The number of Scots who do not drink has increased in the last 11 years, according to a new study.
It has risen from 8% of men and 13% of women in 2003 to 14% of men and 18% of women in 2014, the Scottish Health Survey 2014 found.
The amount of alcohol Scots drink also dropped over the same period.
Average weekly alcohol consumption has fallen from 19.8 units a week for men and 9.0 units for women in 2003 to 13.6 and 7.4 respectively in 2014.
The average number of units people consume on their heaviest drinking day in the past week also declined between 2003 and 2014, from 6.5 to 5.5 units for men and from 3.6 to 3.1 units for women.
More than two in five (41%) men said they drank more than the recommended three to four units on their heaviest drinking day in the past week, down from 45% in 2003.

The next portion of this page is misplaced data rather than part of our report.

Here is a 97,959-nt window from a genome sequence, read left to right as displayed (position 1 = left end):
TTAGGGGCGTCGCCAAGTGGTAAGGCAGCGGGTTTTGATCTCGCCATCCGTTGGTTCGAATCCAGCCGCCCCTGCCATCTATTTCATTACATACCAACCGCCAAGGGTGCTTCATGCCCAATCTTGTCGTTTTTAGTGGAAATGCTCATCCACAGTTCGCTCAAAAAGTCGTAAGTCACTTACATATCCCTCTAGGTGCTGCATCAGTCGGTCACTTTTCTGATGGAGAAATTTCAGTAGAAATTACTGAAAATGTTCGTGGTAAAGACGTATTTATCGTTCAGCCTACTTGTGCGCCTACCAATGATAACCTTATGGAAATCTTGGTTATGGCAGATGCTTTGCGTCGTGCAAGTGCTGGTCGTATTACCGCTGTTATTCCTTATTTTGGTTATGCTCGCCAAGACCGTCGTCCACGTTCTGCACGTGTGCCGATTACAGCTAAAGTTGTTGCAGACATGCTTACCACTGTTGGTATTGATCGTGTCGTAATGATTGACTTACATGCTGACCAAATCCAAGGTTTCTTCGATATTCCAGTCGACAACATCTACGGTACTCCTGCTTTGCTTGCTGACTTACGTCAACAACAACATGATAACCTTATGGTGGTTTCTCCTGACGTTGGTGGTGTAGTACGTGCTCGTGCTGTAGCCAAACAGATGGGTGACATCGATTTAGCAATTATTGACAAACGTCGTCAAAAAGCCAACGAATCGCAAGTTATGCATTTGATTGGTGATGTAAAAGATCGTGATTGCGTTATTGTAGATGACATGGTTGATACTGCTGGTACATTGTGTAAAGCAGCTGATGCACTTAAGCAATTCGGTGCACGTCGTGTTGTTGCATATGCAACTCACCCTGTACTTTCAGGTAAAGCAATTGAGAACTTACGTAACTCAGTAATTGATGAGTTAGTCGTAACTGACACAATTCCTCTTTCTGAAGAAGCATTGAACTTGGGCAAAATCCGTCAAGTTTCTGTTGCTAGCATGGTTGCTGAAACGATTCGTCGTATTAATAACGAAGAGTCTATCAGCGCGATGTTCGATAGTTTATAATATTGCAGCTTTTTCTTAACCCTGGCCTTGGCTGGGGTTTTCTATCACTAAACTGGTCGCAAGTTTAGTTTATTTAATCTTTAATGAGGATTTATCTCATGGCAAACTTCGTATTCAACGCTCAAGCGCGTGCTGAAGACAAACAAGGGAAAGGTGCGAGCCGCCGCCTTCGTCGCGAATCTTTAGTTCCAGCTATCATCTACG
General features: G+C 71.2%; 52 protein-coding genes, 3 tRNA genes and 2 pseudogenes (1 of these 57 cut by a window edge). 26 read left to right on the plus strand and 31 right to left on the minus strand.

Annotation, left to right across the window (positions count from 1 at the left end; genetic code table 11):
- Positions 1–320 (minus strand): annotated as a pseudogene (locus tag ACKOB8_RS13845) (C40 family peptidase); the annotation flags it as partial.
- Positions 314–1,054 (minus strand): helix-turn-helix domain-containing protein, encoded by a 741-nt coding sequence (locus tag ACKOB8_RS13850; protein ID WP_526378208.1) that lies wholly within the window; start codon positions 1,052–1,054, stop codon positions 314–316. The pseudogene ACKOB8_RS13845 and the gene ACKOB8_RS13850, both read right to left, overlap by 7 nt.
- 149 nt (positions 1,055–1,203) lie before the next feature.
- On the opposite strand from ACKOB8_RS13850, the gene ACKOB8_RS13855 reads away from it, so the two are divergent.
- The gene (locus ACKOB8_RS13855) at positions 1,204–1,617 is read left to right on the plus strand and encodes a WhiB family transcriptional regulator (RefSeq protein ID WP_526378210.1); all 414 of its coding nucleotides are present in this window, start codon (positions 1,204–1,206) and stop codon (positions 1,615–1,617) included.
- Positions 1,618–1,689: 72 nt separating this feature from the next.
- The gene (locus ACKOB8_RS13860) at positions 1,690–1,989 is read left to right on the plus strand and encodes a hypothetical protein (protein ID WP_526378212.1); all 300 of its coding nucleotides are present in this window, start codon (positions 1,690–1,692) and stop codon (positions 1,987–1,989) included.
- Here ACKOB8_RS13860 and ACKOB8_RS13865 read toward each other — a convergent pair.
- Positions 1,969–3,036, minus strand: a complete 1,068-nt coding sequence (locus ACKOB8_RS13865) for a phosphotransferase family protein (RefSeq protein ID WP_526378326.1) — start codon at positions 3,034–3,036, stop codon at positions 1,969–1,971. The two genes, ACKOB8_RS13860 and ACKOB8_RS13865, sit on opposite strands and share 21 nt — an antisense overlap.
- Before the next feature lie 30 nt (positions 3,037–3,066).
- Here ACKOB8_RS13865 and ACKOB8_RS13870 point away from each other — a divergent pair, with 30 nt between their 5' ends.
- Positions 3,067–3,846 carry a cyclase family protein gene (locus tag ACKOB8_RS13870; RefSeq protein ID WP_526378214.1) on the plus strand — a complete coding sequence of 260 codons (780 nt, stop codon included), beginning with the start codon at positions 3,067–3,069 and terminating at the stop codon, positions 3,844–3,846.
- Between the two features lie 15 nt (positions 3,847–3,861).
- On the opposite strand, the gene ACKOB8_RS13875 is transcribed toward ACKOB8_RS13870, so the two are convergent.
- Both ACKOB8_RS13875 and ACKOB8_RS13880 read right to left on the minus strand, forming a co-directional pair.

A third (33%) of women drank more than their recommended two to three daily units, down from 37% in 2003.
The study also found that 23% of men and 17% of women in 2014 were classified as hazardous/harmful drinkers, which means they consumed more than 21 units per week for men, or more than 14 units per week for women. That compares to 33% and 23%, respectively, in 2003.
The survey found that in each year from 2008 onwards, women in the least deprived areas have been between seven and nine percentage points more likely to drink at hazardous/harmful levels than those in the most deprived areas.